Before Saudi Arabia

The Birth Of A Nation

Saudi Arabia’s roots can be traced back to the earliest civilizations of the Arabian Peninsula. Throughout history the peninsula has played an important role in as an ancient trade center and the birthplace of Islam.

Since King Abdulaziz Al-Saud established the modern Kingdom of Saudi Arabia in 1932, its transformation has been astounding. In just a few short decades, the Kingdom has turned itself into a modern, sophisticated state and a major player in the global economy.

Early History

Located between the two great centers of ecomerce, both the Nile River Valley and Mesopotamia, the Arabian Peninsula was the centre of the ancient world. Trade was crucial to development. Caravan routes became trade arteries that made life possible in the sparsely populated peninsula.

People of the peninsula developed a trade network compremising routes to transport agricultural goods sought after in the surrounding regions; Mesopotamia, the Nile Valley and the Mediterranean Basin. Items included almonds from Taif, dates from the many oases, and aromatics such as frankincense and myrrh from the Tihama plain. Spices were also important trade items. They were shipped across the Arabian Sea from India and distributed accordingly.

People of the Arabian Peninsula remained largely separate from the political unrest the engulfed the economies of the time. Their goods and services were in great demand regardless of which power was dominant – Babylon, Egypt, Persia, Greece or Rome. As an additional protection the peninsula benefited from the great expance of desert that formed a natural barrier protecting it from invasion by powerful neighbors.

The Birth of Islam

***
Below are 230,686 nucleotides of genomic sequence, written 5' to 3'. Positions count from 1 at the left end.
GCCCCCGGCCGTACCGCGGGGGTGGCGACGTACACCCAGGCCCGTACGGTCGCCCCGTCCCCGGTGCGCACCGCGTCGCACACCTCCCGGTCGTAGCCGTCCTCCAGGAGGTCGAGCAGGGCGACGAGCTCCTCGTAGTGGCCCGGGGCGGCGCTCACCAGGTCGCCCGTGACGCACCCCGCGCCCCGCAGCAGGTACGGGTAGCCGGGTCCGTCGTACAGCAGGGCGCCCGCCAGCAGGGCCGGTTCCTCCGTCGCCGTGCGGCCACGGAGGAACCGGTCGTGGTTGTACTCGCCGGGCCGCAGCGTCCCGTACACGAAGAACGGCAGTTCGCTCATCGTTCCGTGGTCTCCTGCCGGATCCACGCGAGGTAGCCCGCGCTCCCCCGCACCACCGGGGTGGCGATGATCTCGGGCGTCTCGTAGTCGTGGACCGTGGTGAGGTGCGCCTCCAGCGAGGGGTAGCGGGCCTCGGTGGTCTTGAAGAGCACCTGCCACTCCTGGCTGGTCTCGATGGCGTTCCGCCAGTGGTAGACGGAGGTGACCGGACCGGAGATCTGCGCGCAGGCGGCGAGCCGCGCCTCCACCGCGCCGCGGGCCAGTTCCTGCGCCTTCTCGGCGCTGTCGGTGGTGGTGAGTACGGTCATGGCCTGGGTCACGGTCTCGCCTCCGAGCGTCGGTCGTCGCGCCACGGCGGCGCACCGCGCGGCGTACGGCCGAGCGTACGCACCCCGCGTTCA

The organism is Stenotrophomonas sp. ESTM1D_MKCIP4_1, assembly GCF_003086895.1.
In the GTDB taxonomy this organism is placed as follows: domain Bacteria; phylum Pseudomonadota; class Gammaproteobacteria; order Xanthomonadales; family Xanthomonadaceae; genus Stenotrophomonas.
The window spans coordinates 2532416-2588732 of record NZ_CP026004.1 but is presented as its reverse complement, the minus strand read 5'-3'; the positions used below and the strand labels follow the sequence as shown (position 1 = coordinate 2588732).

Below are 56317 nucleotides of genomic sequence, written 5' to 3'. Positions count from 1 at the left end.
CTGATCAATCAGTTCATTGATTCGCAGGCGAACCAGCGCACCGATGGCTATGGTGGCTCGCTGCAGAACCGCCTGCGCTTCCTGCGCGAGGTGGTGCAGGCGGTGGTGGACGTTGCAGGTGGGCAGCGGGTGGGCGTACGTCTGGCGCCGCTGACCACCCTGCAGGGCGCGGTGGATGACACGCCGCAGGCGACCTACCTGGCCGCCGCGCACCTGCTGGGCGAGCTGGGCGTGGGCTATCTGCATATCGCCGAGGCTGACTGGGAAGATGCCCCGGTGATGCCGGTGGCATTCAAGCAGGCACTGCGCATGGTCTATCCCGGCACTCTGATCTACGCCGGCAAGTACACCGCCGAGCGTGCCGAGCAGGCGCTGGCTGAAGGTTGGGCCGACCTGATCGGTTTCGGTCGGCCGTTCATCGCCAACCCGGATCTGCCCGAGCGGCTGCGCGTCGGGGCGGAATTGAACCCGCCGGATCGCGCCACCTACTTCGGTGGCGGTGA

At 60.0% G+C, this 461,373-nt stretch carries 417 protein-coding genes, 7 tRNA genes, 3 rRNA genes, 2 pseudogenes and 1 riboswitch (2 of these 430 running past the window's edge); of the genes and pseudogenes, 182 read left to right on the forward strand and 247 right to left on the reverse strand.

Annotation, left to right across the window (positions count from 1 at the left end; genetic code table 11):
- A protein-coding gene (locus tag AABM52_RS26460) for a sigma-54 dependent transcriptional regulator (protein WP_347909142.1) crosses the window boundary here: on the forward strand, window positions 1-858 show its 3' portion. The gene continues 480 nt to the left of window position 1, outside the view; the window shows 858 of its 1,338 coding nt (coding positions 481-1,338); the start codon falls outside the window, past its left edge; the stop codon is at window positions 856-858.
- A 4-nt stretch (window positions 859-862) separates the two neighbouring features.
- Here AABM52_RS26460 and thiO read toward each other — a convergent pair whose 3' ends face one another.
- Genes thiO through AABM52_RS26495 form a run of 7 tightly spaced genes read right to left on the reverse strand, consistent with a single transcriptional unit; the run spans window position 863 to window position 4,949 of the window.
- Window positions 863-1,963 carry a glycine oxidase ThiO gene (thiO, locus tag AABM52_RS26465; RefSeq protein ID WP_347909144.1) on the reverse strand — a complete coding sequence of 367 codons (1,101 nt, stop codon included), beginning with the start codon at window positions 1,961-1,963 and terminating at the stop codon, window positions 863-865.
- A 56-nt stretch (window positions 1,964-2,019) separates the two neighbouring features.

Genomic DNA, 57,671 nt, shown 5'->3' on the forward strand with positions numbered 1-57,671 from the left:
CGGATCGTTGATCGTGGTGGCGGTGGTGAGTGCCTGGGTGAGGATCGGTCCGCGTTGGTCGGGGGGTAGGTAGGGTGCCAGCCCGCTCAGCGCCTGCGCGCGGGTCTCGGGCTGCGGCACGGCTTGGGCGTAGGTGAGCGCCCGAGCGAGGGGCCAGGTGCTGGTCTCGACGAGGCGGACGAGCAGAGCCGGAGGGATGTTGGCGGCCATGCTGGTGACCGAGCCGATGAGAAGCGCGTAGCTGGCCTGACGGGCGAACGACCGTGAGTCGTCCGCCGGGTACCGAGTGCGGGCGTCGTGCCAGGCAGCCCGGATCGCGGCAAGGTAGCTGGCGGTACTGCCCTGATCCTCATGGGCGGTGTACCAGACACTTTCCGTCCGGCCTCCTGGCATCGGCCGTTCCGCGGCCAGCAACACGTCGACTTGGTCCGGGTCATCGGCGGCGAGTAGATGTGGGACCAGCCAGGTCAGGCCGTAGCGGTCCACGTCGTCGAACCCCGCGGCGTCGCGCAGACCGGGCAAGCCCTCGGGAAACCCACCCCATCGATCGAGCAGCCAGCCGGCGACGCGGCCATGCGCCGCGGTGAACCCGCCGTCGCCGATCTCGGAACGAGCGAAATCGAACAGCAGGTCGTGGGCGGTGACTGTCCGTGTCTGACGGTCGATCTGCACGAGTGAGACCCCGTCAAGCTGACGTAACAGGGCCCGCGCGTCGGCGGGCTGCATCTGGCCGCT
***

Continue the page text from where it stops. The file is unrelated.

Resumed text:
Around the year 610, Muhammad, received a message from Allah via the Angel Gabriel. As time passed he received further revelations instructing him to proclaim the oneness of God universally. With great efforts, and under direction of  Allah, the Prophet Muhammad’s following grew.

In 622 he learnt of an assassination plot against him. The Prophet led his followers to the town of Yathrib, which was later named Madinat Al-Nabi and now known simply as Madinah. This is known as the Hijrah, or migration, markinng the begining of the Islamic calendar.

Over the following few years, several battles took place between the followers of the Prophet and  the pagans of Makkah. By 628, when Madinah was entirely Muslim. The Prophet had unified the tribes; so successfully that he and his followers reentered Makkah without bloodshed.

The Islamic Empire

Less than 100 years after emergance of Islam, the Islamic Empire had reached as far as Spain, India and China. Despite the political centers of power had now moved out of the Arabian Peninsula, trade flourished in the area. Also, a large number of pilgrims regularly visiting the peninsula. May pilgrims later settled in the two holy cities; Makkah and Madinah. These pilgrims facilitated the exchange of ideas and cultures.

The emergence of Arabic as the language of international learning was another major progression. The Islamic world became a center for learning and scientific development during the period now known as the “Golden Age.” Muslim scholars contributed to many fields; medicine, biology, philosophy, astronomy, arts and literature. Many of the ideas and methods later became the foundation of modern sciences.

The Islamic Empire thrived until the 17th century. After this it broke up into smaller Muslim kingdoms. The Arabian Peninsula gradually entered a period of relative isolation.